Our early morning departure coincided with another of this year's 'supertides'. High tide was at 07:00 and reached a spectacular 39.5 feet (12.1 metres) above datum. Departure time was scheduled for 08:30, this was delayed slightly due to the large number of local VIPs travelling across to Guernsey to board the brand new Condor Liberation in St Peter Port and travel back to St Helier later in the day.

Shag Peter Howlett 01
Shag (archive photo: Peter Howlett)

We were welcomed aboard by Cabin Manager Virginie, who took us to the bridge to meet Captain Mark South after we had left port. He informed us that he would be with for all three legs of the journey and also raised expectations by telling us there had been cetacean sightings on the previous two days.

The trip to St Peter Port only takes about an hour. The sea was smooth and visibility good. No cetaceans were seen but we did see several species of seabirds, including Kittiwake, Gannet and Razorbill.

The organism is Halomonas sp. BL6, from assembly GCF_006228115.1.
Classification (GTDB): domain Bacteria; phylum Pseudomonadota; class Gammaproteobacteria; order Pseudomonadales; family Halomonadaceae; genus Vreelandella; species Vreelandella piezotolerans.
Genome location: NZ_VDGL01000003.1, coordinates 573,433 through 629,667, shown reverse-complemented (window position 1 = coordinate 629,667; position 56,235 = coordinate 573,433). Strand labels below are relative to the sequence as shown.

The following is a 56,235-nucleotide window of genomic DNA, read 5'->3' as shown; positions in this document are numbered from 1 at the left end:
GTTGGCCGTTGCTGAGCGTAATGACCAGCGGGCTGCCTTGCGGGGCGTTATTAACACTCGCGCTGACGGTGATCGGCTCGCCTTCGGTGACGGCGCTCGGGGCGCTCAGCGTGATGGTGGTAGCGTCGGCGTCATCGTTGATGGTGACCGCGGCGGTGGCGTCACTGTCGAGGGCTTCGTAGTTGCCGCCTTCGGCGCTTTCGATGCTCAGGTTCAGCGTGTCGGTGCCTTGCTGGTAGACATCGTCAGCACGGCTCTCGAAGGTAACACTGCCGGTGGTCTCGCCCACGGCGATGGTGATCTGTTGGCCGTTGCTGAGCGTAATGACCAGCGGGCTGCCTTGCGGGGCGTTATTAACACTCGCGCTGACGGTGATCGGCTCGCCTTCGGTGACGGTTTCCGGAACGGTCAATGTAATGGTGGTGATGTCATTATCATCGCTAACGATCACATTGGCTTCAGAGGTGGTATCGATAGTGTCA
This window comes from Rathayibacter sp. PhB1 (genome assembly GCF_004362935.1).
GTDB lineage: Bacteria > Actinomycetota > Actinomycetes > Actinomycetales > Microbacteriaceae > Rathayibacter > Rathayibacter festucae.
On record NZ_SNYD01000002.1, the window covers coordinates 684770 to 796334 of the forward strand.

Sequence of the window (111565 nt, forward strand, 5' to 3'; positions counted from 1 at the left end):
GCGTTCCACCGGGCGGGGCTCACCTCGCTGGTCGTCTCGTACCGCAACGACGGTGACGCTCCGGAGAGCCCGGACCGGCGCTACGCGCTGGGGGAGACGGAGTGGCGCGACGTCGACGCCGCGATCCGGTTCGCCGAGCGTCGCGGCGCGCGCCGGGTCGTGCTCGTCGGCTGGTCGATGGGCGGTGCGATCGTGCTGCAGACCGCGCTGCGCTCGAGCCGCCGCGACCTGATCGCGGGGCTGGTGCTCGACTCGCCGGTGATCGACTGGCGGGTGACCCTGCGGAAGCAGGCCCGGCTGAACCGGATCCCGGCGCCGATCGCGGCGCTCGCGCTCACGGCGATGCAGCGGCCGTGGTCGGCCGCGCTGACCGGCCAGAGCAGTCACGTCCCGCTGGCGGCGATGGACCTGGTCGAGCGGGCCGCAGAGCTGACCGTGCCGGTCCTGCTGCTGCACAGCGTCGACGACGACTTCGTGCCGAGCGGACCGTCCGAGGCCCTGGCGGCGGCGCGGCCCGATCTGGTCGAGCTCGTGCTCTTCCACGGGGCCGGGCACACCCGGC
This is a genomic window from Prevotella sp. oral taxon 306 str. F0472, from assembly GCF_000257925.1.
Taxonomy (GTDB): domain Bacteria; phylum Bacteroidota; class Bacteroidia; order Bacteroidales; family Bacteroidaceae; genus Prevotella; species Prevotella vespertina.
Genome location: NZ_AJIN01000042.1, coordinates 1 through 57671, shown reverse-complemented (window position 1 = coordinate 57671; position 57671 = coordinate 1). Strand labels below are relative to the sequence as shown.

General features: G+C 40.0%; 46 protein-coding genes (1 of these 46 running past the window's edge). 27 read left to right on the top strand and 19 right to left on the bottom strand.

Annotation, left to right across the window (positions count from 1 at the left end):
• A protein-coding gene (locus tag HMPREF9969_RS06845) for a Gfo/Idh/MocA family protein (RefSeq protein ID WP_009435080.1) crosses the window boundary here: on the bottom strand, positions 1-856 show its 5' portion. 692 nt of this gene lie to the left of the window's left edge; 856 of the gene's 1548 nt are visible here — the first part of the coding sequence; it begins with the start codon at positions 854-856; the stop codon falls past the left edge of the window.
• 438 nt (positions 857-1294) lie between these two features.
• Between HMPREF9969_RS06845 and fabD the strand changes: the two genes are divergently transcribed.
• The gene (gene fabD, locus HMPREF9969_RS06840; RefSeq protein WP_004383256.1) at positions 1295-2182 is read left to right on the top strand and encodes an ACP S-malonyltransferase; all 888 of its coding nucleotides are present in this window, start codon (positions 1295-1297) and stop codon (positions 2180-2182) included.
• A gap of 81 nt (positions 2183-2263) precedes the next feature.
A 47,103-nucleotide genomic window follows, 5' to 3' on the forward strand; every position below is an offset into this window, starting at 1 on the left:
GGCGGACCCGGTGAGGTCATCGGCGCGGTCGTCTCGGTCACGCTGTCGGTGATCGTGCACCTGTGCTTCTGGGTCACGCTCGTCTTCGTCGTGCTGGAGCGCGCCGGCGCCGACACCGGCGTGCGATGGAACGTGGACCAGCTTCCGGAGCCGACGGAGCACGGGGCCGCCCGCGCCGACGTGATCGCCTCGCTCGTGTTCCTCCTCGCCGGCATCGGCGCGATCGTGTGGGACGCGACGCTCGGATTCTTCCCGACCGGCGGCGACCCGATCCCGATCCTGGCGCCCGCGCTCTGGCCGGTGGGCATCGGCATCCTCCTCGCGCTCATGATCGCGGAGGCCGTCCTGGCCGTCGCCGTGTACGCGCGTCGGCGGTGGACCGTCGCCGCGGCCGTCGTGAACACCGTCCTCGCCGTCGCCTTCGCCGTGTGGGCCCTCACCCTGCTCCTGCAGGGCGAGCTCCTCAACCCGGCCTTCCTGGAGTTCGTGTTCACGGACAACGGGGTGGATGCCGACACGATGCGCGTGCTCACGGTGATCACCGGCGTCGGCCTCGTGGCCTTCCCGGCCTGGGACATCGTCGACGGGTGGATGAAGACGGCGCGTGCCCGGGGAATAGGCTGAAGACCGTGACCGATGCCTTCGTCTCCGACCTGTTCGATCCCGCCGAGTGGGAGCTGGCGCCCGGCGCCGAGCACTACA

On arrival in St Peter Port we had a clear view of the new Condor Liberation, awaiting her VIP guests. We departed on schedule and headed for St Malo and turned south into the morning sunshine, which made the viewing rather challenging. As the trip progressed it clouded over completely, allowing us full view of the ocean ahead of us. The two hour journey again held no cetaceans and the bird life was sparse. The majority of the sightings were gulls plus a couple of Guillemot.